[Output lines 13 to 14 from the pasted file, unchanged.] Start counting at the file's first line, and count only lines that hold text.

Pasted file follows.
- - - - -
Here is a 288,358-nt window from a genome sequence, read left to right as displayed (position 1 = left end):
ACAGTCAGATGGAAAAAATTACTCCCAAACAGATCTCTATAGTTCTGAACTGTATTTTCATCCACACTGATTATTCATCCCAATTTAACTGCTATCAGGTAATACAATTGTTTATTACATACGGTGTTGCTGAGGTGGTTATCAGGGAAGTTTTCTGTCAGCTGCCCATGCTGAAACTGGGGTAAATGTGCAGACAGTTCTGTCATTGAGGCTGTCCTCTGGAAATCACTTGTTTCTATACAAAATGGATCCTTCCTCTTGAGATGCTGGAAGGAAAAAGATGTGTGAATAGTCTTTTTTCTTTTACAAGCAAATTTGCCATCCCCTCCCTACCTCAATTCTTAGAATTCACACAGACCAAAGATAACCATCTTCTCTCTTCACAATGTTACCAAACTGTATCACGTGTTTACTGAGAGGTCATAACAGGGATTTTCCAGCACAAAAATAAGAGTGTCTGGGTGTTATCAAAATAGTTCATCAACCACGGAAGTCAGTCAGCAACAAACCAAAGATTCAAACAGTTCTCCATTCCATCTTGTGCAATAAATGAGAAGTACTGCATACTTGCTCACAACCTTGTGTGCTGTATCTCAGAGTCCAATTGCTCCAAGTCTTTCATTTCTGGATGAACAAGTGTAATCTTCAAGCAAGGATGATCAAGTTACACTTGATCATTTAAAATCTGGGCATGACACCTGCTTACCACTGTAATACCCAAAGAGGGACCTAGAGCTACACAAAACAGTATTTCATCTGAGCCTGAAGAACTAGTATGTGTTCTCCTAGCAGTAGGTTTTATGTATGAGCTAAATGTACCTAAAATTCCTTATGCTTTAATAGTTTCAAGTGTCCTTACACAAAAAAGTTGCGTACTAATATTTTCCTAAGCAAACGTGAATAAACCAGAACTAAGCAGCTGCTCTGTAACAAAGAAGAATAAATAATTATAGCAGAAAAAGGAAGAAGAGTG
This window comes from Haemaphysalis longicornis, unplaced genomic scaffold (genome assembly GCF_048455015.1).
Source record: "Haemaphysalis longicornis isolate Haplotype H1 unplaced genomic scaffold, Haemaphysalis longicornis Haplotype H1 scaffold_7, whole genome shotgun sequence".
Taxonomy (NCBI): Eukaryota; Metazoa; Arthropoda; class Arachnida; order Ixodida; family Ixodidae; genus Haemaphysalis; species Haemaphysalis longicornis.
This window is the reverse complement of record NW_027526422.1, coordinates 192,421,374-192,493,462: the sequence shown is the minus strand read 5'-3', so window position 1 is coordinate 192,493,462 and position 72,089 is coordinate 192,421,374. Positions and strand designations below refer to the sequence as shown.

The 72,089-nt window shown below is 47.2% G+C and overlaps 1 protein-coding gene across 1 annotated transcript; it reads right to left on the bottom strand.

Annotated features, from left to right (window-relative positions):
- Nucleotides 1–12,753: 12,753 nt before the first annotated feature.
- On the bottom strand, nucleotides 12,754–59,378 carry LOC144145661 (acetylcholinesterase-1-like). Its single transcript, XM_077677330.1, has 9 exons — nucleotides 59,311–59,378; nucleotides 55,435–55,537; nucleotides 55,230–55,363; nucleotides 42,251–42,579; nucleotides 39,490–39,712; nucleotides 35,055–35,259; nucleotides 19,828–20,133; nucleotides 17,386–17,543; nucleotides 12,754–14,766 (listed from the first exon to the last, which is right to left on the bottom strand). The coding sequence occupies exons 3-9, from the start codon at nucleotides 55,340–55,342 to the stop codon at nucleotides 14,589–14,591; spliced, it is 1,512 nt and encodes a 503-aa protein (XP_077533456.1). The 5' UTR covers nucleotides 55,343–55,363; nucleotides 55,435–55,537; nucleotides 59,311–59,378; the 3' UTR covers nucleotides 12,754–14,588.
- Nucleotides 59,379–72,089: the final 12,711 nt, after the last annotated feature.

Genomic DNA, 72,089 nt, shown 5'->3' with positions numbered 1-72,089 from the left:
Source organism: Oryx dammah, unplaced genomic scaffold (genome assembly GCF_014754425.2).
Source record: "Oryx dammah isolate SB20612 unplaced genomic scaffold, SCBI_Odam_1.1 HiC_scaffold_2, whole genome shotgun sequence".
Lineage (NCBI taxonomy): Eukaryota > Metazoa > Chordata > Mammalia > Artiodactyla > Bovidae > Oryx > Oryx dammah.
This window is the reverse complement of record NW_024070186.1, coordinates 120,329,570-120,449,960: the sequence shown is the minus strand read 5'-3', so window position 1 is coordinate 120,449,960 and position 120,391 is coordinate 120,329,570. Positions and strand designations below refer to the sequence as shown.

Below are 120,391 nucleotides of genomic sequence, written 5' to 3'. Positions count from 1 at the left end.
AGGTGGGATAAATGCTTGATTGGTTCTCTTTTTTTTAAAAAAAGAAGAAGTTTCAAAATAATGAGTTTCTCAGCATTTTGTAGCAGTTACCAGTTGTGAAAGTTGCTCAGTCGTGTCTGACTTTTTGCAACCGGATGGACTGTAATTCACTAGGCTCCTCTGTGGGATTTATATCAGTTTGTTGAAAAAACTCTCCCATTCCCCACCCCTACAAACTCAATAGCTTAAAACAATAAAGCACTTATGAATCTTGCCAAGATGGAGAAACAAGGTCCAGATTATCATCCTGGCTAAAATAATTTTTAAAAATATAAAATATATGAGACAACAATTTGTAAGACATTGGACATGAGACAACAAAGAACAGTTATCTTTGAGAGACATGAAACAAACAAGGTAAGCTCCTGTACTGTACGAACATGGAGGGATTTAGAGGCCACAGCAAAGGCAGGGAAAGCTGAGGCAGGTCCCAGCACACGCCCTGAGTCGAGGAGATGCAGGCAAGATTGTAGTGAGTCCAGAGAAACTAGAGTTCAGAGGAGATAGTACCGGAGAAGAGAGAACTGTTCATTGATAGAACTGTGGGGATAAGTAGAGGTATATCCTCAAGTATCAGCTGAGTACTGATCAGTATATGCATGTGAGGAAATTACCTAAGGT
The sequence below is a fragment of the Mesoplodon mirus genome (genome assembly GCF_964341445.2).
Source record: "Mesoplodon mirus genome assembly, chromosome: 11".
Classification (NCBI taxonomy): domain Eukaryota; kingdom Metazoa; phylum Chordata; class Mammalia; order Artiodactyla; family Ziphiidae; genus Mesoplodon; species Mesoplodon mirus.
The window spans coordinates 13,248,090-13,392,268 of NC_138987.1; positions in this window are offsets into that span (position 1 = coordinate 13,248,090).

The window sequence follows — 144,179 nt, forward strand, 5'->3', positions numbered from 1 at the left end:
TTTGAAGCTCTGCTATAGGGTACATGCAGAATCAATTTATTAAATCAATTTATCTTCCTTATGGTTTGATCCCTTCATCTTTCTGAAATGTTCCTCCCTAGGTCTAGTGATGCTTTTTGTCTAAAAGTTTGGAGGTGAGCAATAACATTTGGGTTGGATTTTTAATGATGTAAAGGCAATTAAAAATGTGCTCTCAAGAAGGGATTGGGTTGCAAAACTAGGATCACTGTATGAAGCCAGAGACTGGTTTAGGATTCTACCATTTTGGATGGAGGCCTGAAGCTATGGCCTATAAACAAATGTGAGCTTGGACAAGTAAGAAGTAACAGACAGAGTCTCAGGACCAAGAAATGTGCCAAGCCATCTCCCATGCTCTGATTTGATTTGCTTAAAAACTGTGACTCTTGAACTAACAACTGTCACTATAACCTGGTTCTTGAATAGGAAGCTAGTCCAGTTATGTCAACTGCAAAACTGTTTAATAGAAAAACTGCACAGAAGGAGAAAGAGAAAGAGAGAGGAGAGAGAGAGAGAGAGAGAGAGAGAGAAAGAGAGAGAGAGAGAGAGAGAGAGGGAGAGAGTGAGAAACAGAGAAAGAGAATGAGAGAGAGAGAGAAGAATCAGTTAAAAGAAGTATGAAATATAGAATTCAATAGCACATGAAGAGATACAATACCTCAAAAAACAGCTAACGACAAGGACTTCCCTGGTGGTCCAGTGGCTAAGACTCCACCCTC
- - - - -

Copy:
Source organism: Oryx dammah, unplaced genomic scaffold (genome assembly GCF_014754425.2).
Source record: "Oryx dammah isolate SB20612 unplaced genomic scaffold, SCBI_Odam_1.1 HiC_scaffold_2, whole genome shotgun sequence".